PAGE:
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Normal economic cycles can hurt the individual

Normal economic cycles can hurt the individual

February 14, 2022

Economic activity in Canada ebbs and flows, writes Peter Watson. 

We have prosperity, then things slow down and we can have a recession. Then a recovery.

The goal of the Bank of Canada is to manage our economy, provide slow and steady growth and hopefully allow us all to prosper.

That’s good for the country, but not necessarily good for individuals.

When the economy slows, one strategy employed by the Bank of Canada is to lower interest rates. The cheaper interest rates are, the more individuals will borrow and spend.

The Bank of Canada needs to entice consumer spending to increase economic activity.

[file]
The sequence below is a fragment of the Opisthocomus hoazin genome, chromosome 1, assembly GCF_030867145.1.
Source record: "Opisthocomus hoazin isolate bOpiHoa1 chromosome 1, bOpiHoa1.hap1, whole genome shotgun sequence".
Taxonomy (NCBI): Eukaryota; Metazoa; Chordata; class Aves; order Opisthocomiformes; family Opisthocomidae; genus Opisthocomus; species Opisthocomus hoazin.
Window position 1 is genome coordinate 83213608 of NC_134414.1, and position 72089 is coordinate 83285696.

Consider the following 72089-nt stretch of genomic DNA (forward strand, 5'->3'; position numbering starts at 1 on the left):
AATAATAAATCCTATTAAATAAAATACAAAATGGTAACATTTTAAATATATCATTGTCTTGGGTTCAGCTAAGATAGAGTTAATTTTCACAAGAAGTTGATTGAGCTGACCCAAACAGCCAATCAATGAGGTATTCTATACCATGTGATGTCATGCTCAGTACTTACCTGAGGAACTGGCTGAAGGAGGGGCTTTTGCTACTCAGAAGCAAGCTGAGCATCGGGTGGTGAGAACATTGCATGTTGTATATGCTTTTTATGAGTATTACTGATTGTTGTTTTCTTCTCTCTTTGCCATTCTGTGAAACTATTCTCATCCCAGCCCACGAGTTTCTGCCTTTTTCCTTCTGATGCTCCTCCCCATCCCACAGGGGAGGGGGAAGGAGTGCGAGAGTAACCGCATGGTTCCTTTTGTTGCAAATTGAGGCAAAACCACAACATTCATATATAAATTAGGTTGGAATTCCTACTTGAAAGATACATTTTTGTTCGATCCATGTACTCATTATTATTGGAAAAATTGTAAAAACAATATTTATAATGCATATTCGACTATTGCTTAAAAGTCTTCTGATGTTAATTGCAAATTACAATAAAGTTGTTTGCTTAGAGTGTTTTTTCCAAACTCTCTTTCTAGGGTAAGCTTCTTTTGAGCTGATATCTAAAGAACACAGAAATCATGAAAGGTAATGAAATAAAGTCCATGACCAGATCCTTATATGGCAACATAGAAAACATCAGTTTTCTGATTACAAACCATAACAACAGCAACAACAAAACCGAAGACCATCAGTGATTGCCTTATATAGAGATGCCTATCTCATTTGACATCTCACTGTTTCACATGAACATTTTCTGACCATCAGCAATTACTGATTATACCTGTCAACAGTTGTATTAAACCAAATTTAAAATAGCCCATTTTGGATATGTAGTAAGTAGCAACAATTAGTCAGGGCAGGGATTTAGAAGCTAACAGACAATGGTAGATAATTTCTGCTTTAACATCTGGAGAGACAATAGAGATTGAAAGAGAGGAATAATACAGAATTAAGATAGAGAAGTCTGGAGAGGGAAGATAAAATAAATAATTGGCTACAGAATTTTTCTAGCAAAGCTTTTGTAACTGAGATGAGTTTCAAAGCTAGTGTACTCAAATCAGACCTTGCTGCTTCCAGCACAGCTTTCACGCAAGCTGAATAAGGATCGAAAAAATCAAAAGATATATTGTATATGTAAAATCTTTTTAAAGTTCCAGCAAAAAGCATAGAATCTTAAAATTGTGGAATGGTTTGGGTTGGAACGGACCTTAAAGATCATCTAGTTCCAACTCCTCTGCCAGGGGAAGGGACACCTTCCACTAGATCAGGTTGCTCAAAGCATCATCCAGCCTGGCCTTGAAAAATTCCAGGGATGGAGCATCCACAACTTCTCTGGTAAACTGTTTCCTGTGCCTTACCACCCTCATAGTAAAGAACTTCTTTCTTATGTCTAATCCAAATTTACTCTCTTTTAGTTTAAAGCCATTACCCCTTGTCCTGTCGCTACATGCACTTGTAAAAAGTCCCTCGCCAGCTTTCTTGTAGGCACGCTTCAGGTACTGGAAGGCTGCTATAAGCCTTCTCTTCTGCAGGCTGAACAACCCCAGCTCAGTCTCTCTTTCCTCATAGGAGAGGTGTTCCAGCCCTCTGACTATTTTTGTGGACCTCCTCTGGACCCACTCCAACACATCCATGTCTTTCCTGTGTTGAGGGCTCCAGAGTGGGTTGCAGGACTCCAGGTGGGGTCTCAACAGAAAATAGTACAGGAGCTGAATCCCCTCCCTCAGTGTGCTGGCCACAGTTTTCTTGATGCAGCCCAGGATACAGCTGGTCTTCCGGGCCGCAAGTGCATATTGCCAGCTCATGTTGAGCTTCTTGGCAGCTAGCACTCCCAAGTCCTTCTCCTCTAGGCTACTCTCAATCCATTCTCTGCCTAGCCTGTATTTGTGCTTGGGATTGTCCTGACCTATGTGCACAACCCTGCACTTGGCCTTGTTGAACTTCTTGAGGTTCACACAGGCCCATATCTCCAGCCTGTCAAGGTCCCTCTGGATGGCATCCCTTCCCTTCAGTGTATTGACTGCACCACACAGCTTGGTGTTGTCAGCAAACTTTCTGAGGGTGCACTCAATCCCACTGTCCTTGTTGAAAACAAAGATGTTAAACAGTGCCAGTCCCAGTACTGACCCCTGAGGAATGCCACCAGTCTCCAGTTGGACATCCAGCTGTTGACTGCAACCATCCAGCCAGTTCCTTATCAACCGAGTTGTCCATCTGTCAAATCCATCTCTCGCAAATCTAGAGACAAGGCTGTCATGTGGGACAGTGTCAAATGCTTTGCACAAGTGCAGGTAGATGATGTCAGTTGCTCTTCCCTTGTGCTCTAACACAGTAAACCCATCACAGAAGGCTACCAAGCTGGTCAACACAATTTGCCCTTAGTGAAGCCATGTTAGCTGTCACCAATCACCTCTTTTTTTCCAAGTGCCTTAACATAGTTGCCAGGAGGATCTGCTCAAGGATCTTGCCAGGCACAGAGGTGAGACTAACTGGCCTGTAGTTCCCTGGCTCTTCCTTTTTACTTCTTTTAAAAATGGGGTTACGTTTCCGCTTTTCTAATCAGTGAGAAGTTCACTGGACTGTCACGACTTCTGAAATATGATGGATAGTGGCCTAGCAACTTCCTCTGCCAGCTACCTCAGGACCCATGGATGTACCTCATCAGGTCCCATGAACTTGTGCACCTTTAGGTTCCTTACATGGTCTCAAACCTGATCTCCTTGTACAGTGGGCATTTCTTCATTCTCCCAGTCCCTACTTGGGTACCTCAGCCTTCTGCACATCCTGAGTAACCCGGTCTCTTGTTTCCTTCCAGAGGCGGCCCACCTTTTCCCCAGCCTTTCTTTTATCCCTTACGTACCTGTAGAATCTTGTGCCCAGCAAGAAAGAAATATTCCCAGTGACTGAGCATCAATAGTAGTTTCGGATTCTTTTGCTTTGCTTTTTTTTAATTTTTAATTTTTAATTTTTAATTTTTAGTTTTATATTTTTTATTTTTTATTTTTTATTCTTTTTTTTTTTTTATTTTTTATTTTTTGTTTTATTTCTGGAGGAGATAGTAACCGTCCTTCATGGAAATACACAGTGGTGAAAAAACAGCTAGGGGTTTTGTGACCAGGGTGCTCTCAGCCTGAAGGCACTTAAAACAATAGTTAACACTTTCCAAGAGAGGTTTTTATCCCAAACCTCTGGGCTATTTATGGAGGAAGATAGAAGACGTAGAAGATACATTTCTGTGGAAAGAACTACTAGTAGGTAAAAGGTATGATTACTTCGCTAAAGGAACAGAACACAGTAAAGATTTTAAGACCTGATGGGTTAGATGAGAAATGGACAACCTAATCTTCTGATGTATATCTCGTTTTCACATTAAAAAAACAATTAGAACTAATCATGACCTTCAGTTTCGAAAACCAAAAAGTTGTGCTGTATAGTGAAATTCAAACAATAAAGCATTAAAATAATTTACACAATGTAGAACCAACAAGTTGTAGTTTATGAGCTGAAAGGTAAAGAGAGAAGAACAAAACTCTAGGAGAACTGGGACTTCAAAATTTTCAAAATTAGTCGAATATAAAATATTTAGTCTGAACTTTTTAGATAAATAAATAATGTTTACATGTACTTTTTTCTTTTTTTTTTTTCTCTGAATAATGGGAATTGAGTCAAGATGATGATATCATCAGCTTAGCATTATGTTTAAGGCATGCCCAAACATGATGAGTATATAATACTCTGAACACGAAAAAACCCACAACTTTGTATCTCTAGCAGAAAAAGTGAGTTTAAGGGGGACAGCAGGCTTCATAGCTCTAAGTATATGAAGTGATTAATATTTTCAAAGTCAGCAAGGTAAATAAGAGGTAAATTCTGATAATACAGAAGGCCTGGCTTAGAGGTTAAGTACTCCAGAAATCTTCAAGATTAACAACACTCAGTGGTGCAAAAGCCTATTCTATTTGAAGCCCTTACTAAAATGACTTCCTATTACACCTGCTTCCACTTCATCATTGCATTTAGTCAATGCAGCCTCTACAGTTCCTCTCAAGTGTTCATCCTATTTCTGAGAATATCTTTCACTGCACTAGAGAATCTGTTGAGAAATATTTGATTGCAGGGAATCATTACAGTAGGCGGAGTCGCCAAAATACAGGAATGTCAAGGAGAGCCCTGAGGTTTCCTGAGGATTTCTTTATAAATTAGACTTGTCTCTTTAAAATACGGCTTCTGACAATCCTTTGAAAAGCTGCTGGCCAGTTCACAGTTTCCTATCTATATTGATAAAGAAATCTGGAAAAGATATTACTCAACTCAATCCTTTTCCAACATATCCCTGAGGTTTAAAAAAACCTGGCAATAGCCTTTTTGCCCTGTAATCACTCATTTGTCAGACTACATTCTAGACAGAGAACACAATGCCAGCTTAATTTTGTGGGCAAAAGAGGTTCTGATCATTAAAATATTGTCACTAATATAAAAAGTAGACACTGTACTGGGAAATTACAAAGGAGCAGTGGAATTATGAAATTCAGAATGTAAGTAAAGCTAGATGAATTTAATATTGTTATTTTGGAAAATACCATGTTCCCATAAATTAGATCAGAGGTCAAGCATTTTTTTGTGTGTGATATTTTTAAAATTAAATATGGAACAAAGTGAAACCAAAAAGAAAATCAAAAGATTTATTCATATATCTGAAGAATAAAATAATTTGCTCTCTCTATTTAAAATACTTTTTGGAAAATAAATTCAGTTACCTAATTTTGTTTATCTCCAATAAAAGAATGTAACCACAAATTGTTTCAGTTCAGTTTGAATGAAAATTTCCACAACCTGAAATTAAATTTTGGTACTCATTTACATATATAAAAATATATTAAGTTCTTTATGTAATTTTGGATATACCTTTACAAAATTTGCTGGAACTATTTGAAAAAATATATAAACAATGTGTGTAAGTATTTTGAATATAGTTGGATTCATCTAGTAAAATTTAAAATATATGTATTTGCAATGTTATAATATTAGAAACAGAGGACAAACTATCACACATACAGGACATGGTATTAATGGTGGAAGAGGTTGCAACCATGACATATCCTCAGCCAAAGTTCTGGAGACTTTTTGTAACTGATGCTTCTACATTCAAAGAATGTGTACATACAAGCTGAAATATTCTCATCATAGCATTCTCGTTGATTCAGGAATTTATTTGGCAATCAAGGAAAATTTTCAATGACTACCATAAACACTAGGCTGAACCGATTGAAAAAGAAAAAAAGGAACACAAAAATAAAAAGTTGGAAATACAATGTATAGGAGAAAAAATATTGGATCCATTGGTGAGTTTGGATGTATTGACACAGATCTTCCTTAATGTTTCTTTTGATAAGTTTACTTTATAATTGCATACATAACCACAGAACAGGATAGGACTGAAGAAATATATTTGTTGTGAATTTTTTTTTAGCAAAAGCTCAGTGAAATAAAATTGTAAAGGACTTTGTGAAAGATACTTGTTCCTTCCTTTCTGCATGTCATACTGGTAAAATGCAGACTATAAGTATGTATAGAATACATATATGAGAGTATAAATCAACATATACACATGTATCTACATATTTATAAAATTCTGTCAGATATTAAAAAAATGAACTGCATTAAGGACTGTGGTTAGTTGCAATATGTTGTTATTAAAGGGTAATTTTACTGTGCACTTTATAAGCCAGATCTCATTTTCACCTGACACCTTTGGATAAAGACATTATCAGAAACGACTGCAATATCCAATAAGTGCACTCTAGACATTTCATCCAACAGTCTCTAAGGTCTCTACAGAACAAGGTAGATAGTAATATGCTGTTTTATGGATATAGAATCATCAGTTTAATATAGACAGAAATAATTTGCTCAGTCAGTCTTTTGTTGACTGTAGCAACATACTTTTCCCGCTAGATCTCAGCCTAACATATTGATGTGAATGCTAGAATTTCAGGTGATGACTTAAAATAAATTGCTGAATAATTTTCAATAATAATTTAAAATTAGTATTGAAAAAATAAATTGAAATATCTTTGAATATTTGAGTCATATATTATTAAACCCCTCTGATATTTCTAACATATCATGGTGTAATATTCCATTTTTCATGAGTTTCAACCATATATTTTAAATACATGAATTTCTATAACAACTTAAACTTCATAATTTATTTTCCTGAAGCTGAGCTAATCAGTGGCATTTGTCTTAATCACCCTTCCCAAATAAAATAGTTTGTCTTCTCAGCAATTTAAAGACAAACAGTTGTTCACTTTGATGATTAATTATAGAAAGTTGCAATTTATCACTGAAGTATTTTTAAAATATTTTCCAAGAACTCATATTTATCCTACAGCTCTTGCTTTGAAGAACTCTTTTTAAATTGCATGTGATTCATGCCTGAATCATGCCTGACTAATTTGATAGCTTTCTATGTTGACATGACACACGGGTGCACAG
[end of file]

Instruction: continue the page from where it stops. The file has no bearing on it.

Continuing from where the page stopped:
Often there is a warning not to overspend and accumulate excessive household debt. But lowering interest rates was meant to encourage spending.

Economic success does eventually happen. Business activity picks up, people are employed, and the government collects taxes as a result.

Economic success for Canada does not necessarily translate to those consumers who could not resist low interest rates and now find themselves with too much personal debt.

Eventually the economy will be clipping along at a fast pace and need to be slowed. That will result in the Bank of Canada increasing interest rates.

Some individuals with too much debt will not be able to afford higher interest rate payments. Those that overspent and helped restart the economy could face financial hardship.

Peter Watson is registered with Aligned Capital Partners Inc. (ACPI) to provide investment advice. Investment products are provided by ACPI. ACPI is a member of the Investment Industry Regulatory Organization of Canada. The opinions expressed are those of the author and not necessarily those of ACPI. Watson provides wealth management services through Watson Investments. He can be reached at